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Saddle choice can be a very personal thing. What works for some may certainly not work for you. You may buy the most expensive one available on Earth, but that doesn’t mean you’ll have the most happiest butt on the planet. SBR.ph compares 3 cycling saddles created and developed by one of the best aero gurus out there, John Cobb. Read on as SBR .ph test drives the Cobb Cycling V-Flow Max, the V-Flow Plus, and compares it against the “tri-standard”, ISM Adamo.
For most triathletes, John Cobb is God sent when it comes to aerodynamics and now, saddle comfort. His first foray into saddle creation was when he collaborated with ISM and helped develop the ISM Adamo saddle. He then ventured on his own and created Cobb Cycling.
I’m very picky when it comes to cycling saddles. So picky that up to now, I’m still on the lookout for the perfect saddle for me. Chafing, soreness, numbness (you boys know what I mean), saddle sores, you name it, I’ve experienced them all.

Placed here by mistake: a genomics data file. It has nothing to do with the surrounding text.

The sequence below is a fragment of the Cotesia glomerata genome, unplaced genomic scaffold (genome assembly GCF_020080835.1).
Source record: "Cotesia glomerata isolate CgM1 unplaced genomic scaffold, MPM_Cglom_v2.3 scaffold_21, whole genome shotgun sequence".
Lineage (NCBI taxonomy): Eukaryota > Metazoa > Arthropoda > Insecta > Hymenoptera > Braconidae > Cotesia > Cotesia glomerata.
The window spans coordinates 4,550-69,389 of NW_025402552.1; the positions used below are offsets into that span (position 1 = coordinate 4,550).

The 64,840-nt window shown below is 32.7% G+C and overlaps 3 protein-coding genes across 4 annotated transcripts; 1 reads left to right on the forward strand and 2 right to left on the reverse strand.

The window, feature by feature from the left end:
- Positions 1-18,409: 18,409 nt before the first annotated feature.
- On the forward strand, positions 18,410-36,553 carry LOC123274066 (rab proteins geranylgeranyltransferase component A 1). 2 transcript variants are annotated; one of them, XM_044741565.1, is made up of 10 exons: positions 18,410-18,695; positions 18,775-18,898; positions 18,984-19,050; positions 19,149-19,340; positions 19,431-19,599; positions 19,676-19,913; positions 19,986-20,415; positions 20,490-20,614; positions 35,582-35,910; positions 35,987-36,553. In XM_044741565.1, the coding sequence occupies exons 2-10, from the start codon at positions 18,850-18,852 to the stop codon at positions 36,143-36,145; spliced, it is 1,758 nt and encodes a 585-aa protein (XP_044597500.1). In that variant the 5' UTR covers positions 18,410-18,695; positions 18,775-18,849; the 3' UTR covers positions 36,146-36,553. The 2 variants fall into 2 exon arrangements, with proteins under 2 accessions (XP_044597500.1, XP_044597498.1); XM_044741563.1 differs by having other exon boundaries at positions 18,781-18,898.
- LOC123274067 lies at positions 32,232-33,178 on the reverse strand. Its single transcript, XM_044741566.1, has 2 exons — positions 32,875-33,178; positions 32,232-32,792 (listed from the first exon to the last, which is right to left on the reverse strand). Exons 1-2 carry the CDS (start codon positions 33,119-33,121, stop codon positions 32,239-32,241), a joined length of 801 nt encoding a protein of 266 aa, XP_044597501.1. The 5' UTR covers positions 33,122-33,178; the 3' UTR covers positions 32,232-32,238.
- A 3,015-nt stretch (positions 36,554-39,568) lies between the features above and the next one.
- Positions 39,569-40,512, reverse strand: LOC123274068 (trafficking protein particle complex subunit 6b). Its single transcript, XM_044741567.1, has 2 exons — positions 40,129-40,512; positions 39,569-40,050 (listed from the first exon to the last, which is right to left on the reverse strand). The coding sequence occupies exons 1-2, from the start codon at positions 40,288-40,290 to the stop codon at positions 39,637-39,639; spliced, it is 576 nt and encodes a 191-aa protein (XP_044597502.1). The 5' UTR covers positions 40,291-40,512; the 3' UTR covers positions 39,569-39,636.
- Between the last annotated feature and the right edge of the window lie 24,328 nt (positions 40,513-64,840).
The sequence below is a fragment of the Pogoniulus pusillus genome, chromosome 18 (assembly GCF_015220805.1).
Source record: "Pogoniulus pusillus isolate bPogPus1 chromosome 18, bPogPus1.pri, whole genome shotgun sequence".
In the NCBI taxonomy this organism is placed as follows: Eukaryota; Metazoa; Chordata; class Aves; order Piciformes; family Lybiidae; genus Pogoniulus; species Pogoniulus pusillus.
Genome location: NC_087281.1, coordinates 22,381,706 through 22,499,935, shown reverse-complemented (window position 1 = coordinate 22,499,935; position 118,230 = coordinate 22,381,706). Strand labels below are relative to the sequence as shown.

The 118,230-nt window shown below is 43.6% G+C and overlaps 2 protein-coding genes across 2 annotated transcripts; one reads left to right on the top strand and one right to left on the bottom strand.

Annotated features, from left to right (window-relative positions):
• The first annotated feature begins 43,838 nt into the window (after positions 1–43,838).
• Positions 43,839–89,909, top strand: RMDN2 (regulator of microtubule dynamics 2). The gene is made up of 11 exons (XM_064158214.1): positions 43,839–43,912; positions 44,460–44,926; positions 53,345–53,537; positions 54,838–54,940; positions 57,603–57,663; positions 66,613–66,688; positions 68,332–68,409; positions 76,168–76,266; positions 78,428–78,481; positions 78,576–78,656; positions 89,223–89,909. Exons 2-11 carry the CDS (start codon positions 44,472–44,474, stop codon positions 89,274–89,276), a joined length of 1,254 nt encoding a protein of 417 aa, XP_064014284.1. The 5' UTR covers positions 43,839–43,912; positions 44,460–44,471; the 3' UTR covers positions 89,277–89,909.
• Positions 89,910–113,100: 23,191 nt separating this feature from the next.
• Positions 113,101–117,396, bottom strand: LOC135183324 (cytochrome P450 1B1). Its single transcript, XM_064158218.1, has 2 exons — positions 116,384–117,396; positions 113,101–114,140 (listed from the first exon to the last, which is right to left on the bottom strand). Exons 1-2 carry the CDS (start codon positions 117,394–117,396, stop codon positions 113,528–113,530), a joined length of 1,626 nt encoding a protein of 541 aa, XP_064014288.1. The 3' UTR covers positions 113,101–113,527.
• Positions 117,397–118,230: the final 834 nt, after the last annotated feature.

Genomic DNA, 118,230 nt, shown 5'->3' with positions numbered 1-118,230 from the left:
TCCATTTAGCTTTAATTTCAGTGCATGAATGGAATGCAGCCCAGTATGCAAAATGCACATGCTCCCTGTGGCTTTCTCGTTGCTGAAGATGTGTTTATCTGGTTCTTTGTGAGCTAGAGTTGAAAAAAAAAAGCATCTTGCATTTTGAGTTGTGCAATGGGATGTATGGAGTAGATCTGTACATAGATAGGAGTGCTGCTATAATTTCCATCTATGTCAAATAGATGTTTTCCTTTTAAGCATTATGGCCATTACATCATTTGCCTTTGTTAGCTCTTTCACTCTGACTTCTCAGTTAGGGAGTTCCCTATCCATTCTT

I used to ride a Fizik Arione Tri2 saddle and you all know how it can be unforgiving to your junk. No matter how many times I adjust it and reposition it, I just can’t find its sweet spot especially when you’re down in the aero position.
When the ISM Adamo first came out, designed for the ultimate saddle comfort and nut happiness, I became an instant fan. I bought it as soon as it landed here in the Philippines… cost be damned.
I rode the ISM Adamo Race for almost 2 tri seasons and was really happy with it. But as with most triathletes, I’m never satisfied and still not 100% happy with it. I still get numbness and occasional saddle sores. So I’m still always researching and scouring the net for other options.
I then read about Cobb Cycling and I was ecstatic! I knew having helped develop the ISM Adamo, John Cobb wont settle for anything less. He has to top the ISM Adamo in all levels. In comfort, price, and and durability.
ISM Adamo may be good, but it sure has its own flaws and doesn’t work for some as well. For it to work, you have to make sure your sit bones align on the 2 tips of the saddle. I’ve read lots of reviews that in some cases, one of its pointy tips starts to sag and droop and becomes uneven. In some cases, (for girls usually) they resort to zip tying the rails in front to make the tip narrower. If you’ll look at the used Adamo’s of some of the bikers, they rub so hard on the tips that the leather cover is already torn.
I first got my first Cobb Cycling V-Flow Max Saddle on www.cobbcycling.com. I ordered direct from the site and got the V-Flow Max. It’s touted to be the top product of the company and of course, you want nothing but the best for your boys. =) I was eager to find out if it will finally be the ultimate saddle that I’m looking for.